In previous work, we utilised the UK-CRIS, (Case Record Interactive Search) a database of pseudonymised mental health records from 12 NHS Mental Health Trusts, to investigate the effectiveness of two types of medication in the symptomatic treatment of dementia (Vaci et al., 2020) using data from two UK Mental Health NHS Trusts (Oxford Health and Southern Health). In the sample of over 7000 patients, we show that medication prescription stabilises cognitive performance for a period of 2 to 5 months. The New Mind 2 study expands our previous work, by including diagnosis of depression and related medications, as well as symptoms and well-being measures that frequently follow these two diagnostic outcomes. Similarly to the previous work, once the information extraction systems are developed and data is structured, we plan to explain and interpret the data using frequently used statistical methods in medical research.
In this work we seek to provide evidence for the real-world effectiveness of two main medication classes aimed at slowing down the cognitive decline in people with Alzheimer’s disease. The medication classes were acetylcholinesterase inhibitor (AChEI) such as Donepezil, Rivastigmine or Galantamine and another class of Memantine. We used methods from natural language processing to develop an information extraction system to convert Clinical Record Interactive Search (CRIS) medical records into a structured table and where each observation, such as prescription of medications, had the date of prescription) . Therefore, we can create a timeline of the treatment with medications for each patient Some patients may have been treated subsequently with multiple medications. Eg. a patient started on Memantine, but later was switched to Donepezil, followed by Rivastigmine. We also extracted the information that indicates and measure s the level of cognitive ability in people with dementia. This gives us an unprecedented possibility to investigate how prescription and intake of dementia-related medication influences the cognitive ability and helps the patients. The usual pattern that we observe is that before taking any medications, patients decline rapidly in their cognitive abilities, becoming cognitively slower and impaired. Once the medication is prescribed, we observe stabilisation of this cognitive decline or even improvement of cognitive ability. In other words, medication preserves the cognitive ability of patients for some time, ranging from 2 to 6 months depending on the type of medication and the type of Alzheimer’s However, this effect is not sustained , as the cognitive performance starts to decline again, once the initial effect of medication declines.
UK Biobank (UKB) comprises a large data resource with more than 500,000 participants and with a wide variety of variables, such as demographic, lifestyle, environmental and health information for the assessment of various life-threatening and disabling conditions, including mental health disorders. However, the applicability of UKB and its relevance in a clinical setting and the assumptions required have not been sufficiently and systematically defined. Here, we present the first study to authenticate UKB’s applicability and relevance by using secondary care mental health data with linkage to UKB from Oxford – Clinical Record Interactive Search (CRIS) focusing on comparison of demographic information, diagnostic outcome, medication record and cognitive test results.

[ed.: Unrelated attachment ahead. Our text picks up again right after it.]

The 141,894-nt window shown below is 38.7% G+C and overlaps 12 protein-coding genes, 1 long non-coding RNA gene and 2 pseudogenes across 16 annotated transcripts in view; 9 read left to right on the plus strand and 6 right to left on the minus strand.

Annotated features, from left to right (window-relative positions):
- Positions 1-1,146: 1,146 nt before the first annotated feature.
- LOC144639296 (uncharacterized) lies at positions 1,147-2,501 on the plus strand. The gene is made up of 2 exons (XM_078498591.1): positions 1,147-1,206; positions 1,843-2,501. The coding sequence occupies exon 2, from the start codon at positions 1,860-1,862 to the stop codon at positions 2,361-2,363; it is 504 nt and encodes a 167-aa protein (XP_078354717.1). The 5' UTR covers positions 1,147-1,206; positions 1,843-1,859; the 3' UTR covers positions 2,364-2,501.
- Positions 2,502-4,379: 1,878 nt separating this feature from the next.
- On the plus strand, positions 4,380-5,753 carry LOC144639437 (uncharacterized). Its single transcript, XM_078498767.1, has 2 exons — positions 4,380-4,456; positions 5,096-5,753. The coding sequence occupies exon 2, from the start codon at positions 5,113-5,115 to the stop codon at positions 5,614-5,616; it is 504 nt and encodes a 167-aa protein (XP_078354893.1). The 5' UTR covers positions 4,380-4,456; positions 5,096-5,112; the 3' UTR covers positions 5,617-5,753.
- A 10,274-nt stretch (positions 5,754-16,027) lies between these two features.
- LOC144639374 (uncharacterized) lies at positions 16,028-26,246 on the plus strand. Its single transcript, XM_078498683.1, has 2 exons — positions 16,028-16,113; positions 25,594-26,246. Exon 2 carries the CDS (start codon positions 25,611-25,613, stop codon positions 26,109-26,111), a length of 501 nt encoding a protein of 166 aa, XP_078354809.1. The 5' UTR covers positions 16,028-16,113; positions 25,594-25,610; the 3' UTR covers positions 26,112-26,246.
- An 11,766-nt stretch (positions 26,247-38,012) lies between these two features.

We applied a natural language processing model to extract information embedded in unstructured text from clinical notes and attachments. UKB data comprises a large variety of different data modalities, such as genomics, imaging data, self-reported outcomes, physiological time-series from wearable devices and many more, however, the UKB data are lacking follow-up records, whereas CRIS offers a longitudinal and detailed clinical picture with more than ten years of observations.
The linkage of both data sources, UKB and UK-CRIS, represents untapped potential for comprehensive research in mental health, synergistically complementing each other in various data modalities and to allow more robust research in mental health. Specifically, it is now possible to combine precise information from UKB, such as data from wearable devices, imaging and genetic data with accurate and clinically validated longitudinal data from UK-CRIS, including diagnoses, treatments, administered medications, psychological sessions and information from specialised clinics.
iASiS is an EU funded project that seeks to pave the way for precision medicine approaches by utilising insights from patient data. It aims to combine information from medical records, imaging databases and genomics data to enable more personalised diagnosis and treatment approaches in two disease areas – lung cancer and Alzheimer’s disease. In the above study (study title), will be analysing data of Dementia and Alzheimer’s patients from Oxford’s UK-CRIS.
This is a prescribed app. It should only be used alongside a face to face intervention provided by a mental health worker. Check with your local service to see if they subscribe to the app.